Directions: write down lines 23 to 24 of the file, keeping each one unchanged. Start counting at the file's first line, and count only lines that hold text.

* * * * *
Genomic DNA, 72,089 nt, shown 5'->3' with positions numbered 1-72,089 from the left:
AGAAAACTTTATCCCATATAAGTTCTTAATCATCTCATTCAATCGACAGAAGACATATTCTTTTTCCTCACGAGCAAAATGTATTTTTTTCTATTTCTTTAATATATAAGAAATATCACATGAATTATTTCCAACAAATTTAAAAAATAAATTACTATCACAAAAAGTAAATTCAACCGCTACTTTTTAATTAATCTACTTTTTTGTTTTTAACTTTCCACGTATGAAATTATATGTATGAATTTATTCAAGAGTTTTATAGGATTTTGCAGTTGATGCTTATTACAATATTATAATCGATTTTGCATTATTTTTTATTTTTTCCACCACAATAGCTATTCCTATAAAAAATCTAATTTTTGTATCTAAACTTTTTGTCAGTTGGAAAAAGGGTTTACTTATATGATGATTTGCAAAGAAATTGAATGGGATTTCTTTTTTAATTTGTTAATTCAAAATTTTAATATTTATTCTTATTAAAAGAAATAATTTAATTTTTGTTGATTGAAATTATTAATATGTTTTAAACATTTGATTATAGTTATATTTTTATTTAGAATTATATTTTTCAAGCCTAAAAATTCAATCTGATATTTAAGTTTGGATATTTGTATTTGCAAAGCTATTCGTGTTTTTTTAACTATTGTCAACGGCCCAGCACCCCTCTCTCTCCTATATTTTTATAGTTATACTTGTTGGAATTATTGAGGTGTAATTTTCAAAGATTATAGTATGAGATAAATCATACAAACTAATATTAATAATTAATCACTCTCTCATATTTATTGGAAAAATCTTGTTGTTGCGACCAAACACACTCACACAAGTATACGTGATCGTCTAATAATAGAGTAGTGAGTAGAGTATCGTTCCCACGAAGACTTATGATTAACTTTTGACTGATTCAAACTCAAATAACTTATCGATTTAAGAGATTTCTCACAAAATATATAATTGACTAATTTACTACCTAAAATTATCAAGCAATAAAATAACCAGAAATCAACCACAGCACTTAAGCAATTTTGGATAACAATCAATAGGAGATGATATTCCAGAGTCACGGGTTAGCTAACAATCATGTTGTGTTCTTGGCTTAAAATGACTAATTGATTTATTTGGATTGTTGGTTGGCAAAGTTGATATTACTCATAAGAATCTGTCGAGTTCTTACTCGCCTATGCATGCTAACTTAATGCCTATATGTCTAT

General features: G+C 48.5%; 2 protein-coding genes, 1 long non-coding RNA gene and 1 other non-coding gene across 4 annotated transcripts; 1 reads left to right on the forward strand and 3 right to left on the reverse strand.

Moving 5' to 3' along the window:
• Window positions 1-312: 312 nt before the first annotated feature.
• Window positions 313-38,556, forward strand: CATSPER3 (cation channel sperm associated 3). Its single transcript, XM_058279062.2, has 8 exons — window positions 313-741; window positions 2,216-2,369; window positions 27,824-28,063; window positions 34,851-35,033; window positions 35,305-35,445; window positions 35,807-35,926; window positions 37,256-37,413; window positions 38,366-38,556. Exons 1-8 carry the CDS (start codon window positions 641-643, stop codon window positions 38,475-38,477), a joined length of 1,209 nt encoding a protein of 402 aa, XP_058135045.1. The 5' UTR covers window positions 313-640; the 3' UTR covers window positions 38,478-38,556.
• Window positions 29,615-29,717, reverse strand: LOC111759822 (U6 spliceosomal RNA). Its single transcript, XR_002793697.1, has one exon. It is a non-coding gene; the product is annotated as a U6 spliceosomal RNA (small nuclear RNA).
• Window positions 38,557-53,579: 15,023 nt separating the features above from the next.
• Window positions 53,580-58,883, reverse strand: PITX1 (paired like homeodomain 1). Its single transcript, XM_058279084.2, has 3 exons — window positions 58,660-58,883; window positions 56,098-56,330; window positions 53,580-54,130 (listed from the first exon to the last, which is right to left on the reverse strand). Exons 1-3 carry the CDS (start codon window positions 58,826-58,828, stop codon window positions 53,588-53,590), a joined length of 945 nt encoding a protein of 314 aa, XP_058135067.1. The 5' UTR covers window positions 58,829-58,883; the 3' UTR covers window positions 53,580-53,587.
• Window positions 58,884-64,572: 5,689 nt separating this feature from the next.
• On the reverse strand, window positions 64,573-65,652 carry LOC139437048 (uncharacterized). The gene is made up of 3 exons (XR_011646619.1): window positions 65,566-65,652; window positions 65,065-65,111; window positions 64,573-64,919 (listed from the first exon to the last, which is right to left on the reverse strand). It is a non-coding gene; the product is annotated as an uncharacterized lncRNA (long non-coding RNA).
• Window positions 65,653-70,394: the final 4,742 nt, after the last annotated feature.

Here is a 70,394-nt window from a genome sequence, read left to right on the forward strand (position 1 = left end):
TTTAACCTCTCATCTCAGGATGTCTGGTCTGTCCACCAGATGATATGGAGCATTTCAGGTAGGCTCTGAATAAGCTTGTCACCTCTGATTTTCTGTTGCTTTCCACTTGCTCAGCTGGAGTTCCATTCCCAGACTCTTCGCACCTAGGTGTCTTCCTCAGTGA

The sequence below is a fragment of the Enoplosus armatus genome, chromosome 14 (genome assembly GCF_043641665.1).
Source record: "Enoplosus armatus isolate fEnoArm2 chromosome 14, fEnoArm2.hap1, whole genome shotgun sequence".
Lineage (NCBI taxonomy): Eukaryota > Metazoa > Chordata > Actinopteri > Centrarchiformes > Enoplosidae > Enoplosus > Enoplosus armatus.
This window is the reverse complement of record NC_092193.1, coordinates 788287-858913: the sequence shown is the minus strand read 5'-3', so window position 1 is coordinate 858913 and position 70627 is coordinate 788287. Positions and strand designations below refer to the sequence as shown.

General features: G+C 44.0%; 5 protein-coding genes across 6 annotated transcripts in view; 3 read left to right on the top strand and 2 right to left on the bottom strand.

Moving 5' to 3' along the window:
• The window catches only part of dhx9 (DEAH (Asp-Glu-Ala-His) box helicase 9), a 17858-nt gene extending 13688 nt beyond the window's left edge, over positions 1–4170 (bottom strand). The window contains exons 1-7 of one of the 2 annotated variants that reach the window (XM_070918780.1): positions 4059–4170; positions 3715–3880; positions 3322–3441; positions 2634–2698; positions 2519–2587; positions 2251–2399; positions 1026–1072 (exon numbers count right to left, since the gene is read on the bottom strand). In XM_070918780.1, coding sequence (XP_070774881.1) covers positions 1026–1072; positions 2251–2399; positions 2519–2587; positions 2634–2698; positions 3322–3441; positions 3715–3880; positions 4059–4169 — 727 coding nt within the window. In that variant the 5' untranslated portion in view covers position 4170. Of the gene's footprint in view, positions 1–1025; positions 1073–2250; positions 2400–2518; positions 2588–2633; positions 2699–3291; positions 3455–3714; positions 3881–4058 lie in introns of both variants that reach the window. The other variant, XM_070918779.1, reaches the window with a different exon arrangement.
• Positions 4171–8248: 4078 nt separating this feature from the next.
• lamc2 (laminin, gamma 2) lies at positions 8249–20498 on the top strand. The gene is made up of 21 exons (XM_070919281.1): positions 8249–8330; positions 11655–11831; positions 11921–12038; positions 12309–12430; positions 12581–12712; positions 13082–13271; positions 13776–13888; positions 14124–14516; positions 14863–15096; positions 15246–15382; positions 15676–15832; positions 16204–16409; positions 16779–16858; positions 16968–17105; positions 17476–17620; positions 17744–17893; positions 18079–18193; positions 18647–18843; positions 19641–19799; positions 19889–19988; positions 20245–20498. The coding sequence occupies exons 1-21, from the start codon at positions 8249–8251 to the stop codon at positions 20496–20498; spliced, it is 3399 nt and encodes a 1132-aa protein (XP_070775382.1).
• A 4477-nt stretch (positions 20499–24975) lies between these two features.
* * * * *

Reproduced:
• lamc2 (laminin, gamma 2) lies at positions 8249–20498 on the top strand. The gene is made up of 21 exons (XM_070919281.1): positions 8249–8330; positions 11655–11831; positions 11921–12038; positions 12309–12430; positions 12581–12712; positions 13082–13271; positions 13776–13888; positions 14124–14516; positions 14863–15096; positions 15246–15382; positions 15676–15832; positions 16204–16409; positions 16779–16858; positions 16968–17105; positions 17476–17620; positions 17744–17893; positions 18079–18193; positions 18647–18843; positions 19641–19799; positions 19889–19988; positions 20245–20498. The coding sequence occupies exons 1-21, from the start codon at positions 8249–8251 to the stop codon at positions 20496–20498; spliced, it is 3399 nt and encodes a 1132-aa protein (XP_070775382.1).
• A 4477-nt stretch (positions 20499–24975) lies between these two features.